HomeNews & MediaPress ReleasesPress Release 
22 December 1998
For Immediate Release

NEAR Spacecraft to Fly by Asteroid Eros on Dec. 23; Rendezvous with Eros in 2000

A Dec. 20 spacecraft abort of the initial rendezvous burn of the Near Earth Asteroid Rendezvous (NEAR) spacecraft has resulted in a postponement of NEAR's orbit of asteroid 433 Eros, originally scheduled for Jan. 10, 1999. However, a flyby of the asteroid is planned for Dec. 23, 1998, at 1:43 p.m. EST, that will provide valuable information for its later study.

"While the engine burn abort was unfortunate, we still expect to accomplish the rendezvous objectives, but at a later date," says NEAR Mission Manager, Dr. Robert W. Farquhar, of The Johns Hopkins University Applied Physics Laboratory, which manages the NASA mission. "We expect that the later rendezvous date will not diminish the overall science return."

During the Dec. 23, 1998, flyby, scientists will gain a preview look at the asteroid and gain a global perspective that will provide important information in planning an orbit insertion. Mission designers are now expecting the rendezvous will take place by May 2000. Data obtained from the flyby will help determine the shape and size of the asteroid and if it has any moons.

The rescheduling of the NEAR mission was made necessary by the abort of a planned 20-minute engine burn on Dec. 20, 1998. The spacecraft aborted just seconds after initiation of the bipropellant burn, causing communications with the spacecraft to be lost for about 27 hours. Contact was reestablished early Dec. 22, after NASA's Deep Space Network locked onto a radio signal from the NEAR spacecraft at about 8 p.m. EST, on Dec. 21.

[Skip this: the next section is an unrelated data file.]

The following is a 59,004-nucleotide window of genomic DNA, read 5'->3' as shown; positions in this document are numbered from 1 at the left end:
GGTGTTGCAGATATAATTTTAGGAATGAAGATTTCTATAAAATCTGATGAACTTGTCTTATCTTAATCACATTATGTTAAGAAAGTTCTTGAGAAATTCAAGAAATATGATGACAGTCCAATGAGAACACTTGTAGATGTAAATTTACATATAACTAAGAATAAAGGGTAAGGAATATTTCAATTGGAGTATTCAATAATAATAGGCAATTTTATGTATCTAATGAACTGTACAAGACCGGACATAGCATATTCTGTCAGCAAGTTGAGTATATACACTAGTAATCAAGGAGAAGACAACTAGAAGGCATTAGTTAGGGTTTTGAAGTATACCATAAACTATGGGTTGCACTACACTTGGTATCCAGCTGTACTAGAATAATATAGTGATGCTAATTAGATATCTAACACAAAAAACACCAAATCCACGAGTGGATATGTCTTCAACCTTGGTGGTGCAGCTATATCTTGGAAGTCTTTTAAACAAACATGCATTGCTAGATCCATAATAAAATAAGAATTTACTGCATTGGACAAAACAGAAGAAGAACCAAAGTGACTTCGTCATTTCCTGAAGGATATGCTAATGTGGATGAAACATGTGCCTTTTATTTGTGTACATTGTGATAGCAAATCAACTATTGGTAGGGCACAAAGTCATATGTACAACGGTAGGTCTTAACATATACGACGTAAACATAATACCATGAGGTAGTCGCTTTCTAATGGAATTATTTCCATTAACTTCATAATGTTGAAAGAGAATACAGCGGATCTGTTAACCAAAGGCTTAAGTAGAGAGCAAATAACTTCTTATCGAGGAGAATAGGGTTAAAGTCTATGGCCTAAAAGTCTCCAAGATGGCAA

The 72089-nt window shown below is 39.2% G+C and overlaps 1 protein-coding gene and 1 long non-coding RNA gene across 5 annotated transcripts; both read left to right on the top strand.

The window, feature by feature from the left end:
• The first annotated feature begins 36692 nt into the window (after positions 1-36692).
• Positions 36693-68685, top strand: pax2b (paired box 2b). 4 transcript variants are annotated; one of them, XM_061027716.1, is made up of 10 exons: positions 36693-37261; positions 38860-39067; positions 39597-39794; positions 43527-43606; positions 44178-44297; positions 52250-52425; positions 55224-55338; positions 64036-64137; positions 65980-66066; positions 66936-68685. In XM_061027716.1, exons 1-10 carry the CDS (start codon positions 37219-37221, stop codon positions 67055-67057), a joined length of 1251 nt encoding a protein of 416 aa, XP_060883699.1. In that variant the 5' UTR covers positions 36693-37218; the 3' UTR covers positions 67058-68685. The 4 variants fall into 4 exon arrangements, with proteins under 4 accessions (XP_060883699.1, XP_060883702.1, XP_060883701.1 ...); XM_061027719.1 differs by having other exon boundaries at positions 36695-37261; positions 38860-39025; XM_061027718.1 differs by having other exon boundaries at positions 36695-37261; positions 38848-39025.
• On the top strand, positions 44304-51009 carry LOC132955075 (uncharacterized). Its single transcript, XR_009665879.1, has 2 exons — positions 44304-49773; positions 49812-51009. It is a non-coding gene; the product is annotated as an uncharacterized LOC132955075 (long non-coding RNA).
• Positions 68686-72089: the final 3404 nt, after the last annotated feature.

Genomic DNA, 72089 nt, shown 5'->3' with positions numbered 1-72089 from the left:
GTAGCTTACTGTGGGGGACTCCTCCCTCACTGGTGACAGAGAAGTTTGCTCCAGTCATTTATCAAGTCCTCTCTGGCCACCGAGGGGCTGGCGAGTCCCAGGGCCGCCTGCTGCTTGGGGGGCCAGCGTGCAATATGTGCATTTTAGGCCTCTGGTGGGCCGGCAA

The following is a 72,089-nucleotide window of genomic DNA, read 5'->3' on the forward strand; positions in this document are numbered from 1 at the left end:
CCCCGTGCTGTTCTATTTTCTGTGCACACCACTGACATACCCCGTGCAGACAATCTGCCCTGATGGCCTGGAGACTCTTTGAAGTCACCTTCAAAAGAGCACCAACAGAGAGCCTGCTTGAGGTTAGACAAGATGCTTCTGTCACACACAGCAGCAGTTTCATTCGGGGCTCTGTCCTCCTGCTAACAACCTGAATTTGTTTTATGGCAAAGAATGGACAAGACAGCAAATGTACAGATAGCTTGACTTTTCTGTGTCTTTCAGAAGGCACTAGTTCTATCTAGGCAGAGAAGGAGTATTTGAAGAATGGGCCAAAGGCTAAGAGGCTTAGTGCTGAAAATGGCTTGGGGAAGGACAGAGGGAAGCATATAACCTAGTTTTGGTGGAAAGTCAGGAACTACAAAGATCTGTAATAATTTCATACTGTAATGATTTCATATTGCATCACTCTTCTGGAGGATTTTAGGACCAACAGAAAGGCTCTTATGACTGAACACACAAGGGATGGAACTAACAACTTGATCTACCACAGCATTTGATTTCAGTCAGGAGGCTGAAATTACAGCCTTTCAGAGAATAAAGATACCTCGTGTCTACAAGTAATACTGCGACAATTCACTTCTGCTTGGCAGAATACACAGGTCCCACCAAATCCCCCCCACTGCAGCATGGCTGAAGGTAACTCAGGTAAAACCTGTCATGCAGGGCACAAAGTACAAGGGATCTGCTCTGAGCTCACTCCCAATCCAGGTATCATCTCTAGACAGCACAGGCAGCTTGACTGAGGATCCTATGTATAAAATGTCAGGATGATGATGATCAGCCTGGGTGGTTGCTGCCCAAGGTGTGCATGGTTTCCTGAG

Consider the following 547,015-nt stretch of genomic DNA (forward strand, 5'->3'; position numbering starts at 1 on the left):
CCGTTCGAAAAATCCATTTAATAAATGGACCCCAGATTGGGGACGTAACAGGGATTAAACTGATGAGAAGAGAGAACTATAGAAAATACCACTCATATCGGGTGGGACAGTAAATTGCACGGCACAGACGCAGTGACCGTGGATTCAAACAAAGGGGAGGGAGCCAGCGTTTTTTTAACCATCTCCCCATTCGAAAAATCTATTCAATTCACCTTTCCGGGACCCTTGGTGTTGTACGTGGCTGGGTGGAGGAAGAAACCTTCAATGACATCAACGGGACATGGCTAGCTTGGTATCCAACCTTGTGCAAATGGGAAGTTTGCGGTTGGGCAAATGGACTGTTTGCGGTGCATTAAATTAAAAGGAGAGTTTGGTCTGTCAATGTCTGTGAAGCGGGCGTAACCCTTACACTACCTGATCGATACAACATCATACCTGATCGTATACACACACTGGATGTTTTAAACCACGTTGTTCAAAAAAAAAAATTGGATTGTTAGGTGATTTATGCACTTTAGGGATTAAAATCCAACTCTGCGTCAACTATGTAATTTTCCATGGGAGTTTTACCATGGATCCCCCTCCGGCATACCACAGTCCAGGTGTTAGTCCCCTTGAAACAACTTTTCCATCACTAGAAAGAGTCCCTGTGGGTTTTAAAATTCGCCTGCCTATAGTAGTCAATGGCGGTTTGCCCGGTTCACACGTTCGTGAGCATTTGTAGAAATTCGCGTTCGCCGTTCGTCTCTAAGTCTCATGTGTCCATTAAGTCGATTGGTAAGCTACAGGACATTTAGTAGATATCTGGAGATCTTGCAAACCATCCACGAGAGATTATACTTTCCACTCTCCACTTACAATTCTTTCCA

Responding to a command from the Mission Operations Center, NEAR started downloading stored data early Dec. 22, which the mission team has been analyzing to determine the cause of the abort and why the spacecraft lost attitude control.

"We've looked at the data and we believe there has been no damage to the spacecraft or the propulsion system," says spacecraft systems engineer, Andrew G. Santo. "Our fault protection software identified the problem and switched NEAR to a safe mode. Essentially, it worked as designed."

During the Dec. 23 flyby NEAR will take approximately 500 images from as close as 4,100 kilometers (2,500 miles). Although the images will be of lower resolution than those taken June 27, 1997, during the flyby of asteroid 253 Mathilde, they will provide scientists with important information about the asteroid.

NEAR will then travel in an orbit around the sun that nearly matches that of Eros. In May 2000, the spacecraft and Eros will meet, making it possible to insert NEAR into orbit around the asteroid.

NEAR was launched Feb. 17, 1996 as the first launch of NASA's Discovery Program. Updates of mission activities and science returns will be posted on the Web site (http://near.jhuapl.edu) and on the NEAR mission hot line: 240-228-5413.



Media contacts:
JHU Applied Physics Laboratory:
Helen Worth
Laurel, MD 20723
Phone: 240-228-5113
        NASA Headquarters:
Doug Isbell
Washington, DC
Phone: 202-358-1753
E-mail: douglas.isbell@hq.nasa.gov